A college fencer who suffered a severe eye injury while she stood in the area reserved for participant spectators failed to convince an Indiana Court of Appeals panel to reinstate a negligence suit she filed against two sports sanctioning bodies.
Wayne State University student Lydia Lanni was competing at a fencing competition at Notre Dame University in March 2010. She was in the designated waiting area next to a fencing strip where a bout had begun between two other girls when one of the fencer’s sabers struck her across the bridge of her nose, resulting in a severe eye injury.
Lanni sued the National Collegiate Athletic Association, the United States Fencing Association and Notre Dame, alleging negligence. This case previously was appealed after a trial court granted summary judgment in favor of the NCAA, but the COA remanded, finding the ruling was premature because Lanni had not been given a reasonable opportunity to oppose the motion.
Wednesday, the court affirmed summary judgment in favor of the NCAA and USFA. “We believe the Indiana Supreme Court’s recent analysis in Yost v. Wabash College, 3 N.E.3d 509 (Ind. 2014), is controlling here,” Judge Edward Najam wrote in Lydia Lanni v. National Collegiate Athletic Association, University of Notre Dame Du Lac, and United State Fencing Association, Inc., 49A02-1409-CT-649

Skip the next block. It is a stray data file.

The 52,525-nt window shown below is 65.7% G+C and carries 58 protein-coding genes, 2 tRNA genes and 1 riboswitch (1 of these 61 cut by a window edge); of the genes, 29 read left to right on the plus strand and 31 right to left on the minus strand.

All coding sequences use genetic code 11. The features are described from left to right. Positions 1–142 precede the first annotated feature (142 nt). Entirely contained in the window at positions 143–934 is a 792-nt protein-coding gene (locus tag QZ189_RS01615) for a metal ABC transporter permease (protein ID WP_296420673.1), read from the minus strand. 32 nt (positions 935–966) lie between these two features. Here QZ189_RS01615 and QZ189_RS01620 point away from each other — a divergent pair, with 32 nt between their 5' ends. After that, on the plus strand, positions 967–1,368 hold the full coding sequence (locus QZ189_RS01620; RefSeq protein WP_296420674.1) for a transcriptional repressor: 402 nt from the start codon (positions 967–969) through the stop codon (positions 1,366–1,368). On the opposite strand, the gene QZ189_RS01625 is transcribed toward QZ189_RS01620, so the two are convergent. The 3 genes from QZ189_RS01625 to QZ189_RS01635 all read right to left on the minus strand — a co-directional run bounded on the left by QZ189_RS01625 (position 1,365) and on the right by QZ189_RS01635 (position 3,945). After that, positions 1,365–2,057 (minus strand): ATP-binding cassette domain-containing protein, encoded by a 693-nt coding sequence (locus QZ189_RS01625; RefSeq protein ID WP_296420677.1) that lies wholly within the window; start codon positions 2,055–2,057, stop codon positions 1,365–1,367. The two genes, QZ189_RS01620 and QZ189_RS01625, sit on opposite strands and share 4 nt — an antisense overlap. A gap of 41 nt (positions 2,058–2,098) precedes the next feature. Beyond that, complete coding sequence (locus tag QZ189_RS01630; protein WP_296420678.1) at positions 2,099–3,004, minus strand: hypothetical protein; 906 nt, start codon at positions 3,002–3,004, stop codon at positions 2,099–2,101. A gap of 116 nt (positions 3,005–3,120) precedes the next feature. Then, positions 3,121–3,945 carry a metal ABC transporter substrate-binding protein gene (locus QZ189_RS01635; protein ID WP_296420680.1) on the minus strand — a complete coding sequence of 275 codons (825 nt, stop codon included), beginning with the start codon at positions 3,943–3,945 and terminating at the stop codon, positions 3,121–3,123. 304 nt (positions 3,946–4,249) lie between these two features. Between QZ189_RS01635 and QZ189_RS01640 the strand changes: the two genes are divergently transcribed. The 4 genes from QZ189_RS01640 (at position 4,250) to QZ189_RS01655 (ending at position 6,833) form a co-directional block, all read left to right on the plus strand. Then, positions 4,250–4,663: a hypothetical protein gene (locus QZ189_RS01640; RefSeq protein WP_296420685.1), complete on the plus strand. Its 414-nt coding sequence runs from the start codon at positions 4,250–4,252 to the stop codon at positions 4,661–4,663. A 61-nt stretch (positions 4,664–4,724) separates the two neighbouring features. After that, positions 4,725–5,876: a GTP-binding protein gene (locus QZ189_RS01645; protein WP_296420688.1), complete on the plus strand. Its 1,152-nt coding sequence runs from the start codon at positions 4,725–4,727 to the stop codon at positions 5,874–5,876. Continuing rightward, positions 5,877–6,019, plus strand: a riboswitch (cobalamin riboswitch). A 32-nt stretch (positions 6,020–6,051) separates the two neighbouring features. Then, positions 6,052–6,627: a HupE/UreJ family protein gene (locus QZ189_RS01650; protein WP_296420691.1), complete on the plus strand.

In its Yost decision, justices ruled a national fraternity had no duty to protect chapter pledges in a lawsuit brought by a student injured in an alleged hazing incident.
“Simply, we see no daylight between our supreme court’s analysis in Yost with respect to the relationship between a national fraternity and a student engaged with a local chapter and the relationship between the NCAA and a student-athlete participating at an event on the campus of a member institution,” Najam wrote for the panel. The COA also rejected Lanni’s claim that the court erred in denying her request for a new judge.
Lanni’s claim against Notre Dame is still pending before the trial court.